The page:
2. By applying a sunscreen that blocks out only the UV-B rays(that is preventing a burn caused by the UV-B rays but allowing the UV-A rays to penetrate the skin to cause the tan).

Some screens even contain active ingredients to speedify the tanning effect, by amplifying the UV-A rays penetration.

There are also suntan products which can amplify tanning - and within 10 to 15 minutes - under room lighting, without exposure to the sun.

Such products are often named as suntan lotions(milk, or the like).

Note that if one doesn't want to have a tan as well, then he/she should not apply a suntan lotion, but a broad spectrum sunscreen lotion instead(meaning a sunscreen with total block action - blocking UV-A and UV-B).

So do not get mixed up between suntan and sunscreen products.

Sunscreens are available in various strengths, measured in SPF terms.

SPF stands for Sun Protection Factor. 


The SPF of a sunscreen is determined by sampling a group of people by the following steps(usually not less than 25 people of various skin color tone):  

1.The human samples are made to expose their back to the sun.

Most parts of the body are covered, except the parts which are to be tested and measured.

Let's say there are 5 sunscreen products(named A, B, C, D, and E) of varying anti-UV strengths which need to be measured.

Then the person's back will have 6 holes, cut out from the shirt(or any covering) exposed to the sun.

One hole will have nothing applied on it.

The other five holes will each have one of the five sunscreens applied, and marked.

2. After every 5 or 10 minutes, the back of the human samples are examined to determine if a burn has occurred.

To elaborate, let's say after examining one of the human samples, the unprotected part was found to blister in 10 minutes, while the other 5 parts(on the back of the same person) each took 100, 150, 180, 200 and 220 minutes respectively to form the first sign of blisters.

The SPF is then computed by dividing each of these 5 values by 10 minutes(when it was unprotected).

Thus, the SPF value for the 5 sunscreens will be: Sunscreen A = 100/10 = SPF 10 " B = 150/10 = SPF 15 " C = 180/10 = SPF 18 " D = 200/10 = SPF 20 " E = 220/10 = SPF 22 It can be comprehended clearly that SPF is therefore a measure of the number of times a sunscreen will be able to protect a person before blister occurs as compared to his/her exposure to the sun if unprotected.

3. The readings of all the human samples are noted, averaged and compiled, to provide the SPF values for the respective sunscreens measured.

Since SPF is a measure of the number of times(and not absolute hours or minutes), and since such measurement is conducted on sampling of a small group of people, and taking their mean value(averages), note that a darker complexioned person may apply, say, an SPF 10 sunscreen and yet is better and more effectively protected than one who is fairer-skinned and wearing an SPF18 sunscreen.

Why so? Well, if the darker complexioned person were to take 30 minutes to blister under unprotected exposure, then applying an SPF 10 sunscreen will enable him/her to expose for 300 minutes before blistering occurs.

On the other hand, the fair-skinned person may get blisters after only 10 minutes of unprotected exposure.

So, an SPF 18 sunscreen will only protect him/her for 180 minutes.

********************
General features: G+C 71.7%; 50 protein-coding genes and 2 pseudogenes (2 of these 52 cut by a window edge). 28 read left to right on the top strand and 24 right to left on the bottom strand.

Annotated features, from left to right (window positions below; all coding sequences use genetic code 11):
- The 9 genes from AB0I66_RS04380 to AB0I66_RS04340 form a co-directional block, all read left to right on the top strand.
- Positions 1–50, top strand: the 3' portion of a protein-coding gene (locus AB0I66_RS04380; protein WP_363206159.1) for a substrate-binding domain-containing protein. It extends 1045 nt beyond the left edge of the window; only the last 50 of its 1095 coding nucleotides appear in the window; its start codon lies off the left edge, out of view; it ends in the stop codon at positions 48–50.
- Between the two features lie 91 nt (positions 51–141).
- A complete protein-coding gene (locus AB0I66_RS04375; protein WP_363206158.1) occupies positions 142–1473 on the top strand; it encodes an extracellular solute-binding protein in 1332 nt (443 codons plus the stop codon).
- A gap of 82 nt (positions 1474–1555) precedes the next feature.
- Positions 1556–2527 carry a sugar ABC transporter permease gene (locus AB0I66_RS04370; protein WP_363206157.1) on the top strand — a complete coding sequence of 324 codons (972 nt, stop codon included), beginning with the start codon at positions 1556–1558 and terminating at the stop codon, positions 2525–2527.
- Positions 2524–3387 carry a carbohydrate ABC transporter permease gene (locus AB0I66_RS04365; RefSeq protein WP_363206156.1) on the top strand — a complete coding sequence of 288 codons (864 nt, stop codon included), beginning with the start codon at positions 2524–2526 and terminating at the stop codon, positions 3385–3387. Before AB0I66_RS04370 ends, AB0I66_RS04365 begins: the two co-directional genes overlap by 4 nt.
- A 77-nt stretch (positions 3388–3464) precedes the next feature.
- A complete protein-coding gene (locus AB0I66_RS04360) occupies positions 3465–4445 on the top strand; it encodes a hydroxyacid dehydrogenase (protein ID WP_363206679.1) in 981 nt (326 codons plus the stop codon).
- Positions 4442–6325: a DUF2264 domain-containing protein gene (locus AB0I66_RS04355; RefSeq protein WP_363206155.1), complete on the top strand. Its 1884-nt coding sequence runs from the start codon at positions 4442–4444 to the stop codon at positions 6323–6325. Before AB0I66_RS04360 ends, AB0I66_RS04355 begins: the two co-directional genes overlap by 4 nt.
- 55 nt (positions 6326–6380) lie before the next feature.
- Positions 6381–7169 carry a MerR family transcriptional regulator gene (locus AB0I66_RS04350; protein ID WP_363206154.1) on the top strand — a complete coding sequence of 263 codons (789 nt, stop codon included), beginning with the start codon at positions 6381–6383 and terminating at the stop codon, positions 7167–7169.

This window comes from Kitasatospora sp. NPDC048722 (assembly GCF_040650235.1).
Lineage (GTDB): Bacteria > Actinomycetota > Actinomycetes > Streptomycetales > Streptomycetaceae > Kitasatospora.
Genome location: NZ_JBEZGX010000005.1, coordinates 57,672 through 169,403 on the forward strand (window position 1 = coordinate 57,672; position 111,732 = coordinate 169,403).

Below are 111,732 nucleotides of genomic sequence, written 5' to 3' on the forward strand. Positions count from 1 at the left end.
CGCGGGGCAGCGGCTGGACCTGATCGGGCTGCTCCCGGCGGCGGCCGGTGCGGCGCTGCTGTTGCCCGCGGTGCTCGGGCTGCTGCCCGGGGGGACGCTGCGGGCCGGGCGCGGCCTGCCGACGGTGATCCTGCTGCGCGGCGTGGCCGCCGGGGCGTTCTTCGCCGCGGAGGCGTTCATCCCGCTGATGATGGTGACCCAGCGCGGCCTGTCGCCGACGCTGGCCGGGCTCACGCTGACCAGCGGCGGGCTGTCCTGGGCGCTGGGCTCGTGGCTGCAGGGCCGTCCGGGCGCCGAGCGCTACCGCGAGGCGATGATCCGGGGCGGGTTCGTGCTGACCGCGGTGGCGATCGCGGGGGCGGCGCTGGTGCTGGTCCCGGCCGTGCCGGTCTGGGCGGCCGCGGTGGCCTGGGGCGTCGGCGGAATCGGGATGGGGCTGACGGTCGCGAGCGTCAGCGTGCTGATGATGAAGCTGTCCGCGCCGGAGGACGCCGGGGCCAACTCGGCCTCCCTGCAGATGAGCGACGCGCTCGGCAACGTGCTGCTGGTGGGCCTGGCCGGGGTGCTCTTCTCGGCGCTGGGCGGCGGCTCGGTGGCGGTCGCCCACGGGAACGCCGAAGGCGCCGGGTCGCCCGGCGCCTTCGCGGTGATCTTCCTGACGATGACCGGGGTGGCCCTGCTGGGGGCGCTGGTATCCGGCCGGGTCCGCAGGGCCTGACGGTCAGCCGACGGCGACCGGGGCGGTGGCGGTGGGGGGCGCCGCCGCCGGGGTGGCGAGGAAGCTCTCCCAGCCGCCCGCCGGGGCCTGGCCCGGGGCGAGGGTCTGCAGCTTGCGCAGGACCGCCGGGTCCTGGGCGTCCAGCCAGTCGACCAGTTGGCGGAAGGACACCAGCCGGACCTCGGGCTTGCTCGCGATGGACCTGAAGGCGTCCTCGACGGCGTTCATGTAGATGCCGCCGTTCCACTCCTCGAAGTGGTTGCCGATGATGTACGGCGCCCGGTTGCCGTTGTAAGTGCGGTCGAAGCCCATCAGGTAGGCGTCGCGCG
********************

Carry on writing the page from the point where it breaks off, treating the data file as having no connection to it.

Moreover, every person is different constitutionally.

A person's skin, although applying the same sunscreen, may not react exactly in the same manner as that which was determined from the small group of human samples.

Yet another factor.

The sampling that was conducted in a cold 4-seasonal climate(even if done during summer time with lots of sunlight) may not apply well to people living in the tropical and sub-tropical climates.

Therefore, one may find an SPF sunscreen good for protecting him/her up to, say, 200 minutes of exposure in a colder country, but realized that the same sunscreen could not last longer than 100 minutes at one of the beaches in Singapore, Malaysia, or Australia.

Different times of the year within one country will also have different amount of UV-A and UV-B rays, and as such, a sunscreen's protection time will vary according to the time of the year.

UV-rays are also absorbed and retained in swimming pools and in sea-water for some time even after the sun has set.

Therefore, swimming immediately after sunset may not be all that safe as most people presumed.

I would recommend early morning swim instead.

Staying at home or carrying an umbrella does not mean that one is not exposed to any UV rays absolutely.

The ground, the walls, the glass, the surroundings, all reflect light and UV-rays.

So long we are able to see any object(that is, objects are visible to our eyes), there are UV rays present, though in different degree depending on the time of the day and year.

This is so because we can see only when there's visible ray, and visible ray is just next to the UV-ray spectrum.

Therefore, whenever there are visible rays, there are UV-rays.

Moreover, higher SPF sunscreen doesn't necessarily mean better and more effective(especially those containing inorganic substances).

Higher SPF requires higher concentration of UV absorbers in the sunscreen, and thus a higher risk of developing skin reaction and allergy.

Sunscreens using organic substances such as TiO2(Titanium Dioxide) is safer, not only in that it is organic and less susceptible to allergy, but it also works by deflecting the UV-rays, rather than absorbing them and retaining on the skin's surface as in cases of inorganic UV absorbing agents.

I believe such retention of UV-rays on the skin's surface(especially those with higher SPF) will in the long run promote skin complications too.

However, unfortunately, organic substances alone do not seem to work more effectively than the synergistic effect of skillfully combining both organic and inorganic substances.

I hope the above explanation will help you and others in buying sun care products and in the choice of their relative SPF values more intelligently and more rationally.

Best Regards: Pierre